Hong Kong Baptist U. prof censured

A publicly funded university with a Baptist heritage has landed in controversy over relations between citizens of Hong Kong and the government in Beijing.

By Bob Allen

A Hong Kong Baptist University professor will lose his job for publishing unsubstantiated claims about another university in a controversial book that has been denounced as politically motivated.

Radio Television Hong Kong reported Dec. 12 that Professor Victor Sit Fung-shuen would be removed as director of HKBU’s Advanced Institute for Contemporary China Studies. The decision comes after an investigation into disputed claims in the 2012 edition of the Blue Book of Hong Kong, published by Hong Kong Baptist University with Sit as editor in chief.

The book, intended to evaluate the first 15 years of Hong Kong’s “One Country, Two Systems” reunification with mainland China, criticized “a multitude of intrusion of Western-style” values in education programs of universities and secondary and primary schools in the former British territory.

"For example, the Chinese University's general education curriculum is sponsored -- and its materials co-written -- by a U.S. foundation,” the book alleged. “Its teaching direction has, in practice, been dominated by that foundation."

The Chinese University of Hong Kong, with more than 20,000 undergraduate and graduate students, called the allegation "irresponsible and fictitious." Hong Kong Baptist University, a school founded in 1956 by the Baptist Convention of Hong Kong with support from American Baptists that became publicly funded in 1983, apologized to Chinese University and established a committee to investigate.

That committee issued a report finding that Professor Sit knowingly promoted unsubstantiated information as scholarship, failed to properly identify or acknowledge contributors and tried to blame subordinates for his own mistakes.

University President Albert Chan accepted the report's recommendation to strip Professor Sit of the directorship of the Advanced Institute for Contemporary China Studies. The report said another panel would be set up to consider further disciplinary action, and the professor’s contract won’t be renewed when it expires next year.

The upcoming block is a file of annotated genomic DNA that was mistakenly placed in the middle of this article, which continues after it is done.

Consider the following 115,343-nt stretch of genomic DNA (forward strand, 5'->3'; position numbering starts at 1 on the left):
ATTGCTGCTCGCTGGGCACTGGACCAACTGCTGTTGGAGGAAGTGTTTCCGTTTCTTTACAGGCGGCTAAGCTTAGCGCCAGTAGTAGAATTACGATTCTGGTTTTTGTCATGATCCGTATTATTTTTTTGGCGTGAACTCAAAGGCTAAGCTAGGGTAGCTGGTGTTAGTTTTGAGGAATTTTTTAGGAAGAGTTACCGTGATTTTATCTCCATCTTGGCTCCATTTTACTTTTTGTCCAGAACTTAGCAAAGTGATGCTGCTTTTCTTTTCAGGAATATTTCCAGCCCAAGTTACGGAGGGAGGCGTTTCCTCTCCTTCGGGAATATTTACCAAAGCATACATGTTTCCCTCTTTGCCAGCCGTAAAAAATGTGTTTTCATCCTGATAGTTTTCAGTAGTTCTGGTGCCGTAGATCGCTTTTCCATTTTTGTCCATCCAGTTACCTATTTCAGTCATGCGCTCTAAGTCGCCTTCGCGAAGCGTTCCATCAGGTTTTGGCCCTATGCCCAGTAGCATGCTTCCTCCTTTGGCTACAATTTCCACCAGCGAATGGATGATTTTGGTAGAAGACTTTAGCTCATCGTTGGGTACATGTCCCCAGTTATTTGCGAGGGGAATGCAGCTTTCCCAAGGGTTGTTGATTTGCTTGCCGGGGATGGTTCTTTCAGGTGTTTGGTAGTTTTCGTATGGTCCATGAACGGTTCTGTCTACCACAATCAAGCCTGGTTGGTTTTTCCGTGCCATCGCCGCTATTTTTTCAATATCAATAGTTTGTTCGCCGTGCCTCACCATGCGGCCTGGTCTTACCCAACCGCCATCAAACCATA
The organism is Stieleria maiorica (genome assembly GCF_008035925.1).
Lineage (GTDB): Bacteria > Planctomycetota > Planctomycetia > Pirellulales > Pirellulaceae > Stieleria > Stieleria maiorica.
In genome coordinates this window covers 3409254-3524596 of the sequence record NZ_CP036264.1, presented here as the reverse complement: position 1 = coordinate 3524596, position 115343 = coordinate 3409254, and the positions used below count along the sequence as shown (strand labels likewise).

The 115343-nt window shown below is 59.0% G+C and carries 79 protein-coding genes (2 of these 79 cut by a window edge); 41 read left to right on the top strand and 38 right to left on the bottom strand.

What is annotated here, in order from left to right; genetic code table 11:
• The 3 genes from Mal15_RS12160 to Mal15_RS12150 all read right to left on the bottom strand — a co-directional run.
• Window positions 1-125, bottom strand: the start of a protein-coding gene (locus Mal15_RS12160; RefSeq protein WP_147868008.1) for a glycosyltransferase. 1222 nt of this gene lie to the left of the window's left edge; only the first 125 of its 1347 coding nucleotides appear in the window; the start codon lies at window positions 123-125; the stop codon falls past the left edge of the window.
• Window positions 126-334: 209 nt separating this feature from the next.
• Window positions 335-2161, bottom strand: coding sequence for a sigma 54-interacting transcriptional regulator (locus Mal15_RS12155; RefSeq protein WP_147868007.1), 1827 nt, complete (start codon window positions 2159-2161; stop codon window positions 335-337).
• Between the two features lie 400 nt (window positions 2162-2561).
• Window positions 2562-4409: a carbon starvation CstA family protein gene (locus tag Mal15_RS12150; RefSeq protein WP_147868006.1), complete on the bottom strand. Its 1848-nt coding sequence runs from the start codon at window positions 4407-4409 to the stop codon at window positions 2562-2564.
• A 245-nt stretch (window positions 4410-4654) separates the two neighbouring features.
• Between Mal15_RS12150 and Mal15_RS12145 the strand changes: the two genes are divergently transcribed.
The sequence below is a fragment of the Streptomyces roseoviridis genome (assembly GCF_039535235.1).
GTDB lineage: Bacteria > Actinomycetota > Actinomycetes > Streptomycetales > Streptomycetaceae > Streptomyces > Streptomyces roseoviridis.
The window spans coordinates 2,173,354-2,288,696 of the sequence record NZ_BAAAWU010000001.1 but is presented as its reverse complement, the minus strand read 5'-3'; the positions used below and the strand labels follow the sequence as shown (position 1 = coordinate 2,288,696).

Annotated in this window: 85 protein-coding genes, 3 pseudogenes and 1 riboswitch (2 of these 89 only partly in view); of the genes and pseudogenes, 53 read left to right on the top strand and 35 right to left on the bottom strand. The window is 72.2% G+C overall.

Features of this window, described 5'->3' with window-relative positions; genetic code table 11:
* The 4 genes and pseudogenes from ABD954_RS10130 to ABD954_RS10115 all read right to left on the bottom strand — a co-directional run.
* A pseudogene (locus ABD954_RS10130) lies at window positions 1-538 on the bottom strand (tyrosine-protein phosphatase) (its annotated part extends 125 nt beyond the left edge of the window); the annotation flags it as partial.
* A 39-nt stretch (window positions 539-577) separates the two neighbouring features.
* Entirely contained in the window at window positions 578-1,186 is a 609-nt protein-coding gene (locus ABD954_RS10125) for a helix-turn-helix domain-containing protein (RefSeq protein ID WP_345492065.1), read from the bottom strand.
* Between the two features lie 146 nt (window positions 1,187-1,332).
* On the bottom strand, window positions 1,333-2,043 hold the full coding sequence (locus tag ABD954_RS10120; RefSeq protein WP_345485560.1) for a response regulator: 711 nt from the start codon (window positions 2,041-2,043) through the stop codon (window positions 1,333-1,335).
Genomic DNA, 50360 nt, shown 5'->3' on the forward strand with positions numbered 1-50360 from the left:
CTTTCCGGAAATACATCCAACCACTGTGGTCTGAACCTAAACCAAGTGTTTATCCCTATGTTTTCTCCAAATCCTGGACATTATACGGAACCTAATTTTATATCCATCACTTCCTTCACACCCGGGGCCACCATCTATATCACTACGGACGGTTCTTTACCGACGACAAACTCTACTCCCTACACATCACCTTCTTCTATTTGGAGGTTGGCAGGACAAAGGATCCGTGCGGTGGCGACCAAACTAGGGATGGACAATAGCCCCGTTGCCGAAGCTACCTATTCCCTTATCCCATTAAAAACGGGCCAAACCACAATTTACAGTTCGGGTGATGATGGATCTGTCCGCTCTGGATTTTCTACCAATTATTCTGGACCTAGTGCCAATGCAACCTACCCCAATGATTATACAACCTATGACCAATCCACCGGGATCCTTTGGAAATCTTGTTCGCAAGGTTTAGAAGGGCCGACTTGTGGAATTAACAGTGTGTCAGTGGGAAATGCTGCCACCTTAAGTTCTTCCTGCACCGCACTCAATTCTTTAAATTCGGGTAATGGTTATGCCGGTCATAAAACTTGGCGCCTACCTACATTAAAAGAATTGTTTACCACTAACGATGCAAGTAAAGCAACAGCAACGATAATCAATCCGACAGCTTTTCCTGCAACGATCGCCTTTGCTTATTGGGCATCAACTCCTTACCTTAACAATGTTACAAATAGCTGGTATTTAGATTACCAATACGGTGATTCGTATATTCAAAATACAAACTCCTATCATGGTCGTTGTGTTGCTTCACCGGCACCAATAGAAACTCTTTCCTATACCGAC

Chan said the incident had a negative impact on the reputation of Hong Kong Baptist University and raised concerns among its staff. He apologized to Chinese University and the general public, and gave assurance that the university will do its utmost to uphold core values of academic integrity and freedom.

The controversy hit at a time when public opinion surveys in Hong Kong show dissatisfaction with the current government in Beijing running higher than any time since the territory was returned to Chinese rule by Great Britain in 1997.

Sit, founding director of the Advanced Institute for Contemporary China Studies, has authored or edited more than 40 books. He is a former delegate to the National People’s Congress, the highest state body in the People’s Republic of China.

In addition to the allegation against Chinese University, the Blue Book said that all top civil servants should be appointed by authorities in Beijing. One former education policy maker described the publication as “over-politicized.”